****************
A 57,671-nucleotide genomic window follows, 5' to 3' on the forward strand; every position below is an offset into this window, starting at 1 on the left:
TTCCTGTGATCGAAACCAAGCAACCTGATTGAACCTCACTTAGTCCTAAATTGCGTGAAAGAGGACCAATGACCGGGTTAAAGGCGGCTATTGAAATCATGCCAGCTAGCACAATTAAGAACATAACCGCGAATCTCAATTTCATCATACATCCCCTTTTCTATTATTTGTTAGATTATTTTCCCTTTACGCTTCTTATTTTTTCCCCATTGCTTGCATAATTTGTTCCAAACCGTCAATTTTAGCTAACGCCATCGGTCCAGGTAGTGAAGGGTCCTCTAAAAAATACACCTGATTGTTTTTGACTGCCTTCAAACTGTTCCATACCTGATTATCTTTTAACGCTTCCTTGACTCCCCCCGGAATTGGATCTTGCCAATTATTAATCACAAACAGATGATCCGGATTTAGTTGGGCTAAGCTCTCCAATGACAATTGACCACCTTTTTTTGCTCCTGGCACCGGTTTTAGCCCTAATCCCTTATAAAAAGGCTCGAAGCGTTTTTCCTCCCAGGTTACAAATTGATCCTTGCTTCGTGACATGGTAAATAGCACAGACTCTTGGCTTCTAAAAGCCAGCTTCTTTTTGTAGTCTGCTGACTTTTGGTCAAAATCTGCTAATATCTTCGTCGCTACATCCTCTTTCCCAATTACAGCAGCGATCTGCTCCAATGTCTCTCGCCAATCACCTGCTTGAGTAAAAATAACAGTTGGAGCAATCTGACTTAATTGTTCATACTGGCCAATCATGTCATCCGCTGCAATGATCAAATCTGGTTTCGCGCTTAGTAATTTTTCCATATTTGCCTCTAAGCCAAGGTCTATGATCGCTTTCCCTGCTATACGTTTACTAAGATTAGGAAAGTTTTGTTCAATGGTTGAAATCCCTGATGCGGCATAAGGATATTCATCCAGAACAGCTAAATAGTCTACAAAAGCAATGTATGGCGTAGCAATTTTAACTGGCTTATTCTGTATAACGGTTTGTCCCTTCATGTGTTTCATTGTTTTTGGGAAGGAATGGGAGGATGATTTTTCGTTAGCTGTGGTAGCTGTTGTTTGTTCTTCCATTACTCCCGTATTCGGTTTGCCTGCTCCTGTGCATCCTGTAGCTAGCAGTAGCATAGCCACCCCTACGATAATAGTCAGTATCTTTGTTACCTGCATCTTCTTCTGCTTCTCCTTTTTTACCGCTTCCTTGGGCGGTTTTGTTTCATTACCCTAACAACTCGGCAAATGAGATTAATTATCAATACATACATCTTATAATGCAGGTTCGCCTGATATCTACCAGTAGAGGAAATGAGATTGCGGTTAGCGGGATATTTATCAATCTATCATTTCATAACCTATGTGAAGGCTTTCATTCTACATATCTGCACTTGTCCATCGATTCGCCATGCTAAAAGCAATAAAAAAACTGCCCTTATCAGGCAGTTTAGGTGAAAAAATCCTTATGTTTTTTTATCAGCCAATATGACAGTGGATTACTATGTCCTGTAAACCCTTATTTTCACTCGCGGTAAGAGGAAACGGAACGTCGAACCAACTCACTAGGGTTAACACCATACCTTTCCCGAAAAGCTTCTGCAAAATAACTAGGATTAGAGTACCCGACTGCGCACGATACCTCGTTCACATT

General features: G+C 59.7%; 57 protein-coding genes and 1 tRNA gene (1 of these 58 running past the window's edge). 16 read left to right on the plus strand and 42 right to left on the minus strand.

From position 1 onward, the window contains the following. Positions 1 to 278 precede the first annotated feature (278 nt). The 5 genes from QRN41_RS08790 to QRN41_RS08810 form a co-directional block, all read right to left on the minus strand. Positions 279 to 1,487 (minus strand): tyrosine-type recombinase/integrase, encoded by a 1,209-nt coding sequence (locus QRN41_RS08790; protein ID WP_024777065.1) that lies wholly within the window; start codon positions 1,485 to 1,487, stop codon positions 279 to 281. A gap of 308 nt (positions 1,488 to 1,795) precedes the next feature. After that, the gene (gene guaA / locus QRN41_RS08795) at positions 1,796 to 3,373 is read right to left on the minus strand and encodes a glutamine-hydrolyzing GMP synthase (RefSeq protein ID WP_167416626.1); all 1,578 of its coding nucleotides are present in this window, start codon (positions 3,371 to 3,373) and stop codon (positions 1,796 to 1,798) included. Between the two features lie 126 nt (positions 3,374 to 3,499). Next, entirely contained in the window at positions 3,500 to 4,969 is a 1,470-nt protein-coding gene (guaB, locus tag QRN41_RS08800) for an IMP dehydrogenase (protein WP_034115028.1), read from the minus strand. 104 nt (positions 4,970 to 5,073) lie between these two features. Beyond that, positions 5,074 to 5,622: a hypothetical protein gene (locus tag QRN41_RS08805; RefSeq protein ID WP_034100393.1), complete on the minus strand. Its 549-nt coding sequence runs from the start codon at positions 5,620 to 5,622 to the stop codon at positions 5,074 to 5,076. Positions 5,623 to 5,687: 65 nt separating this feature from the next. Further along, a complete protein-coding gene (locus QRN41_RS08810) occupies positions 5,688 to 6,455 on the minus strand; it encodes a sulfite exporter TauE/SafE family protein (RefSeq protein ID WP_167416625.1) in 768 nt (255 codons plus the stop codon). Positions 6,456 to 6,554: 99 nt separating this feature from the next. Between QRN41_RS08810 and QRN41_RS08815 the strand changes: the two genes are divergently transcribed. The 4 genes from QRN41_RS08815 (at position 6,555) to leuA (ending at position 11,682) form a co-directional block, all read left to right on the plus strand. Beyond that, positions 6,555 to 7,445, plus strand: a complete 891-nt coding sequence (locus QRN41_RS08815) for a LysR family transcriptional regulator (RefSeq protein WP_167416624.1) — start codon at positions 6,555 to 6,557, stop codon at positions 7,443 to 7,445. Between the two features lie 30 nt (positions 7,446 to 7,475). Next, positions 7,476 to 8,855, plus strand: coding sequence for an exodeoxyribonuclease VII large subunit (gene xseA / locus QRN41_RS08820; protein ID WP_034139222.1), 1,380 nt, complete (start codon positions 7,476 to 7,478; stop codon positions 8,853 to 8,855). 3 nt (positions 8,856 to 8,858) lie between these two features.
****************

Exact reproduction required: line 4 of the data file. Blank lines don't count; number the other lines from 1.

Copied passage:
From position 1 onward, the window contains the following. Positions 1 to 278 precede the first annotated feature (278 nt). The 5 genes from QRN41_RS08790 to QRN41_RS08810 form a co-directional block, all read right to left on the minus strand. Positions 279 to 1,487 (minus strand): tyrosine-type recombinase/integrase, encoded by a 1,209-nt coding sequence (locus QRN41_RS08790; protein ID WP_024777065.1) that lies wholly within the window; start codon positions 1,485 to 1,487, stop codon positions 279 to 281. A gap of 308 nt (positions 1,488 to 1,795) precedes the next feature. After that, the gene (gene guaA / locus QRN41_RS08795) at positions 1,796 to 3,373 is read right to left on the minus strand and encodes a glutamine-hydrolyzing GMP synthase (RefSeq protein ID WP_167416626.1); all 1,578 of its coding nucleotides are present in this window, start codon (positions 3,371 to 3,373) and stop codon (positions 1,796 to 1,798) included. Between the two features lie 126 nt (positions 3,374 to 3,499). Next, entirely contained in the window at positions 3,500 to 4,969 is a 1,470-nt protein-coding gene (guaB, locus tag QRN41_RS08800) for an IMP dehydrogenase (protein WP_034115028.1), read from the minus strand. 104 nt (positions 4,970 to 5,073) lie between these two features. Beyond that, positions 5,074 to 5,622: a hypothetical protein gene (locus tag QRN41_RS08805; RefSeq protein ID WP_034100393.1), complete on the minus strand. Its 549-nt coding sequence runs from the start codon at positions 5,620 to 5,622 to the stop codon at positions 5,074 to 5,076. Positions 5,623 to 5,687: 65 nt separating this feature from the next. Further along, a complete protein-coding gene (locus QRN41_RS08810) occupies positions 5,688 to 6,455 on the minus strand; it encodes a sulfite exporter TauE/SafE family protein (RefSeq protein ID WP_167416625.1) in 768 nt (255 codons plus the stop codon). Positions 6,456 to 6,554: 99 nt separating this feature from the next. Between QRN41_RS08810 and QRN41_RS08815 the strand changes: the two genes are divergently transcribed. The 4 genes from QRN41_RS08815 (at position 6,555) to leuA (ending at position 11,682) form a co-directional block, all read left to right on the plus strand. Beyond that, positions 6,555 to 7,445, plus strand: a complete 891-nt coding sequence (locus QRN41_RS08815) for a LysR family transcriptional regulator (RefSeq protein WP_167416624.1) — start codon at positions 6,555 to 6,557, stop codon at positions 7,443 to 7,445. Between the two features lie 30 nt (positions 7,446 to 7,475). Next, positions 7,476 to 8,855, plus strand: coding sequence for an exodeoxyribonuclease VII large subunit (gene xseA / locus QRN41_RS08820; protein ID WP_034139222.1), 1,380 nt, complete (start codon positions 7,476 to 7,478; stop codon positions 8,853 to 8,855). 3 nt (positions 8,856 to 8,858) lie between these two features.